If you are trying to grow an email list to sell your product, service, nonprofit or campaign, you already know how hard it is. People are beginning to hold onto their personal (and even work) email address dearly, only providing it to those they know, like and trust.
John Jantsch, author of Duct Tape Marketing, urges small and medium-sized businesses to view “know, like and trust” as a key part to growing a customer base. Further, Jantsch wants you to throw out the sales funnel and think of your sales process as a marketing hourglass. Jantsch wisely points out that we need customers to “Repeat and Refer” our product to meet continued success.
So the question then becomes just how do we get people to open the emails we send?
Email Open Rates
If your company or organization sends out awesome emails to a list of people who have agreed to receive your emails, you are all set, right? Sorry, but no. You need to understand your open rates. Do you know what your email open rates are? Do you know where to find them? And then, do you know how to improve them? If this is not your core area of responsibility then you need to ask this question within your organization.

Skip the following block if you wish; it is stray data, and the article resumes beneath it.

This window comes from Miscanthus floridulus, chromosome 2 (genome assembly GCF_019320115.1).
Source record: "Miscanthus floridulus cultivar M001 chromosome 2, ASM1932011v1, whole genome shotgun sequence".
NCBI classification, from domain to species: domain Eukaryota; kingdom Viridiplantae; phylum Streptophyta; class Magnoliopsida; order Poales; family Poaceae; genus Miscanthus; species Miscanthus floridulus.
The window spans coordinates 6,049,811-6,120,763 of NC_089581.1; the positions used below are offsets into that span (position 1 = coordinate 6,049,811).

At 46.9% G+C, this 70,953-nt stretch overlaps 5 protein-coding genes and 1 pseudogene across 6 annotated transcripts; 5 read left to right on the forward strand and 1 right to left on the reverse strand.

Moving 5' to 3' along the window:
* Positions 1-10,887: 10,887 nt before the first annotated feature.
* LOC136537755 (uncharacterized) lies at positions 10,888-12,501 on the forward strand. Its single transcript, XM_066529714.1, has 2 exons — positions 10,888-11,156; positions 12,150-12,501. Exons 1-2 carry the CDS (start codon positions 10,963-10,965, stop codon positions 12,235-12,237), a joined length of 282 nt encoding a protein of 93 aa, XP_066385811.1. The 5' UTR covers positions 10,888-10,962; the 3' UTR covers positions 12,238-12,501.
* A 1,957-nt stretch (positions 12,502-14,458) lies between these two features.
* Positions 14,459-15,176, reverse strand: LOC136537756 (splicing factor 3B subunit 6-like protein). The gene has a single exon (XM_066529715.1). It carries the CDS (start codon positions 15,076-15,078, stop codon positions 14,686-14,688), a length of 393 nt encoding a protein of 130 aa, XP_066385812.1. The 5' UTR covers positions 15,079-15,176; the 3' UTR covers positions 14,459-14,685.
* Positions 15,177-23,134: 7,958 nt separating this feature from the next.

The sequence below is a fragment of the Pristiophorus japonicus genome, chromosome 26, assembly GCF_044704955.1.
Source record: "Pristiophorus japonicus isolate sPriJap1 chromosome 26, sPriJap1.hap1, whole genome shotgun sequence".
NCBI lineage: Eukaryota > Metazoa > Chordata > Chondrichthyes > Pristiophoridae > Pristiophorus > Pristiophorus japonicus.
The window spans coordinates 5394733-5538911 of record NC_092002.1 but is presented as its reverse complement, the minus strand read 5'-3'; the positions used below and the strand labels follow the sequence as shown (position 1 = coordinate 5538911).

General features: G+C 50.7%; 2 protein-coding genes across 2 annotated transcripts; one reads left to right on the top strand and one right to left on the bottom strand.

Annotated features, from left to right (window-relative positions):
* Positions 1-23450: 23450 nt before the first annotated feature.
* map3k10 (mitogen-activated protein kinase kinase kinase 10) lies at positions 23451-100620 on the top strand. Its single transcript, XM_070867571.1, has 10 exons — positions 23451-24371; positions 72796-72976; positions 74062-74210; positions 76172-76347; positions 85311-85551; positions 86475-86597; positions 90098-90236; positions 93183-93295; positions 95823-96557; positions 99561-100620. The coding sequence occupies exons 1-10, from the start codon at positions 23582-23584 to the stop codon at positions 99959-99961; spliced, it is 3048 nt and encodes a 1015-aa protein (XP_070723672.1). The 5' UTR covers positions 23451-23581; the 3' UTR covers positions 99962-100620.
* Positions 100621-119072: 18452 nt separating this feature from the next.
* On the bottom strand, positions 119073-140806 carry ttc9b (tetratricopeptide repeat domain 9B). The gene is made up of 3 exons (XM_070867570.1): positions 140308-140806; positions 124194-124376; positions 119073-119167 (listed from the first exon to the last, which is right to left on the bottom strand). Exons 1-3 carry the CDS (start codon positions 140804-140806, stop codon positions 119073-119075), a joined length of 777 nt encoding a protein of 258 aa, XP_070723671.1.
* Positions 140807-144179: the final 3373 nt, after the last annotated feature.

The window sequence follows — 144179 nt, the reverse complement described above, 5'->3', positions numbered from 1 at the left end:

So, how do you improve email open rates? The good folks at ContactMonkey have provided a really interesting study in the Infograph below. They have looked simply at subject line usage and have provided a few helpful suggestions.
The main point I take away from this Inforgraph is to experiment. A/B testing is one way to figure out what works and what provides lesser results.
This post probably just ruined your marketing department’s day. I have now sent you asking questions about email marketing you perhaps had not thought about.
Leading is asking good questions and trying your best to assess the answers. You must then decide if new goals must be set.
Email addresses are precious things. Make sure you are doing everything you can to improve your email open rates.
Infographic authored by ContactMonkey, an email tracking service for salespeople. To view the original post, see the original subject line infographic.